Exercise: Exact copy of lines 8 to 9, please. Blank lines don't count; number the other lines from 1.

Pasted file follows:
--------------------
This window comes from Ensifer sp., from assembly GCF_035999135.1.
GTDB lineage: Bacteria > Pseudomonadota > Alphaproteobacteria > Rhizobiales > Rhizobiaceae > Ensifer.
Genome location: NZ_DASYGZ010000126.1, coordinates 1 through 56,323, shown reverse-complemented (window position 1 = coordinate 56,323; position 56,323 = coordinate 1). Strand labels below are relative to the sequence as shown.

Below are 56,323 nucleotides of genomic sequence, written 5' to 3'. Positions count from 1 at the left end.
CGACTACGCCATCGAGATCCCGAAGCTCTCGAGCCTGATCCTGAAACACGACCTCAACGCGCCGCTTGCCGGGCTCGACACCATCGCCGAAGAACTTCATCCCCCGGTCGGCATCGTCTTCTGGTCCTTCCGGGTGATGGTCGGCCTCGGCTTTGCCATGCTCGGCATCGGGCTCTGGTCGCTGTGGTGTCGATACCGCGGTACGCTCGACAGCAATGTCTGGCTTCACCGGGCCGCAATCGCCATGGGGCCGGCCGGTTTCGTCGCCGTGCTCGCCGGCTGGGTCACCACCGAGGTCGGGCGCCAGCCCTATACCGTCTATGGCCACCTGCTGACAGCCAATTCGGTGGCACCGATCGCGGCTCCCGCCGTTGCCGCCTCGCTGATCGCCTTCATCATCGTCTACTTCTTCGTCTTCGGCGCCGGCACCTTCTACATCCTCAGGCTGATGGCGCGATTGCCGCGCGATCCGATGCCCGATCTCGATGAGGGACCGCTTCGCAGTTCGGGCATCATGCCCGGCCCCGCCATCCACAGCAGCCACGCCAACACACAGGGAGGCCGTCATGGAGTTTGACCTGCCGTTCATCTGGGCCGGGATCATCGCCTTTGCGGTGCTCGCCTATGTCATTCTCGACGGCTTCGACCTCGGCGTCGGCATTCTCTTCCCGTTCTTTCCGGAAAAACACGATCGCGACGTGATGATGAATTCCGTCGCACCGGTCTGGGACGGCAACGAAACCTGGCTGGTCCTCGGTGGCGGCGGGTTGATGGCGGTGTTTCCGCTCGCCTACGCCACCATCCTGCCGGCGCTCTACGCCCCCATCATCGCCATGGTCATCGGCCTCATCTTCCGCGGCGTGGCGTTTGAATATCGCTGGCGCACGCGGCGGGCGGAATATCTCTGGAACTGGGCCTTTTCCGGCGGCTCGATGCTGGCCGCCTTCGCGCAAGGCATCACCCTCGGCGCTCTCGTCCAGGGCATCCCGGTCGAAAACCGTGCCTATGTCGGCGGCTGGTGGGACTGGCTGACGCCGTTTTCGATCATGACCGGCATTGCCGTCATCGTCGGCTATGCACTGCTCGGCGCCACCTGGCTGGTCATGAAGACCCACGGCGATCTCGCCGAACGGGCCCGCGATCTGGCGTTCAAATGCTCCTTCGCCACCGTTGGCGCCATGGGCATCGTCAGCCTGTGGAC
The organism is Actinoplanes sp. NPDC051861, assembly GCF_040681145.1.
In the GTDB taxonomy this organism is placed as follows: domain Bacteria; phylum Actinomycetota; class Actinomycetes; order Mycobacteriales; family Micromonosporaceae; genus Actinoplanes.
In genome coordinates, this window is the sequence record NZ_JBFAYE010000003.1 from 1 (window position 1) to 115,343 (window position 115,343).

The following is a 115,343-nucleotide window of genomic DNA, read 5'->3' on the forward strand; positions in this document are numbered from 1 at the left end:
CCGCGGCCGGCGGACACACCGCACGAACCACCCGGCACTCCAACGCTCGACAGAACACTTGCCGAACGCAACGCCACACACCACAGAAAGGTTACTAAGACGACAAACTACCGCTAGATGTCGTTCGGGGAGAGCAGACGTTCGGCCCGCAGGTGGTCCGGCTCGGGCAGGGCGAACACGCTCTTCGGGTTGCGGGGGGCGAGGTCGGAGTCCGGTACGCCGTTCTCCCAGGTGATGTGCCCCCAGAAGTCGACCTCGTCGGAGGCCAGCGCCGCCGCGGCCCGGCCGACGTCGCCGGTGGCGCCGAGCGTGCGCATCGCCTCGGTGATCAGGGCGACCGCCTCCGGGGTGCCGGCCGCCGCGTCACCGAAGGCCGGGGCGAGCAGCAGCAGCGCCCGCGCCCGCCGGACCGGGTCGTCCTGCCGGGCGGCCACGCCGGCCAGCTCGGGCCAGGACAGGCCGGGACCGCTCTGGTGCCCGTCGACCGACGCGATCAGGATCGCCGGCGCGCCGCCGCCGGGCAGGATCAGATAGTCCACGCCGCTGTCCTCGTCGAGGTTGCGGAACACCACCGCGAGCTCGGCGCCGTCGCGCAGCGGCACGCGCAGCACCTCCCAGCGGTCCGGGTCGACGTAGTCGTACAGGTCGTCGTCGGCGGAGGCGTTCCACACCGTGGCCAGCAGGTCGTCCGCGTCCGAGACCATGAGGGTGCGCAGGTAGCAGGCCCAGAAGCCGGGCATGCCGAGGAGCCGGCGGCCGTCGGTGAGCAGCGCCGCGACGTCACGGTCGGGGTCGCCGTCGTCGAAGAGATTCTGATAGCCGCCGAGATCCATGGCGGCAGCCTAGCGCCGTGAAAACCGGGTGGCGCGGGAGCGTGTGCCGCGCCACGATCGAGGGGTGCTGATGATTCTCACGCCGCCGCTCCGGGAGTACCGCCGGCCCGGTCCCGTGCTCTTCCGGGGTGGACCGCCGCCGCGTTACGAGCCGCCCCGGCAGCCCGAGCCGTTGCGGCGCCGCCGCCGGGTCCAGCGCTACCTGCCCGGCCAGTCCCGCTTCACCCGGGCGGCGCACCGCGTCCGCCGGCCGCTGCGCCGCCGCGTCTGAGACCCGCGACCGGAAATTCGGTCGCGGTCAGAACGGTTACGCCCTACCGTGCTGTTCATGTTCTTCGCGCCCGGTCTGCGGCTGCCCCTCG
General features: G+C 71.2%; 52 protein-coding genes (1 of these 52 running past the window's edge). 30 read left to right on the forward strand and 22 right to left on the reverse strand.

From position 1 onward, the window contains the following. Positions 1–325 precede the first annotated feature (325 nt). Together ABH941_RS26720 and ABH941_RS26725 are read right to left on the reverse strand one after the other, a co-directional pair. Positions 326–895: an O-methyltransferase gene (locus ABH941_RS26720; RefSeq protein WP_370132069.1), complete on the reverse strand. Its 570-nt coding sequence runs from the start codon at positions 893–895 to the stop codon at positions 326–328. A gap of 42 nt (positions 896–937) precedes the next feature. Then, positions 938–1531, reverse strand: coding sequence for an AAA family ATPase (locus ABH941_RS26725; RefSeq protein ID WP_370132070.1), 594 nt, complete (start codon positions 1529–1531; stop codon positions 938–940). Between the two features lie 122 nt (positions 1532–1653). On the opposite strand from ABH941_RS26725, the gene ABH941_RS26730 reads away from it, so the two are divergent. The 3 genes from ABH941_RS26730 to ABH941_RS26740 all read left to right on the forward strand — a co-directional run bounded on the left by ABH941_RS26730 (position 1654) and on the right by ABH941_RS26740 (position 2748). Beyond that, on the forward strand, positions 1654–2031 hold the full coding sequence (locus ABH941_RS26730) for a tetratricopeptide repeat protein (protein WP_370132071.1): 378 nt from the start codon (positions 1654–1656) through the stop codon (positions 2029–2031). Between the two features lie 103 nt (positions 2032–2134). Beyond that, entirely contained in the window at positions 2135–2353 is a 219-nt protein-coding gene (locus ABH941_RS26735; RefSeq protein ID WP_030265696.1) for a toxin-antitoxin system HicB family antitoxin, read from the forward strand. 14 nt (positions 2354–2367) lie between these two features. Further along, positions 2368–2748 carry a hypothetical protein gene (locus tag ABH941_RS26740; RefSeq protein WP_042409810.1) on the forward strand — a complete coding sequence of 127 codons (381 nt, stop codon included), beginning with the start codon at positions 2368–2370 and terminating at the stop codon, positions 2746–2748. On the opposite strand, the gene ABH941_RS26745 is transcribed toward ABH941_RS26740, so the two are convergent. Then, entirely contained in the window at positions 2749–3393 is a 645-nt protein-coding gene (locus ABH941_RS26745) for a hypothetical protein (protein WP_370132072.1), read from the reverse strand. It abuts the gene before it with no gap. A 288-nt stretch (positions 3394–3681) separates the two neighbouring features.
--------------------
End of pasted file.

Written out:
In genome coordinates, this window is the sequence record NZ_JBFAYE010000003.1 from 1 (window position 1) to 115,343 (window position 115,343).

The following is a 115,343-nucleotide window of genomic DNA, read 5'->3' on the forward strand; positions in this document are numbered from 1 at the left end: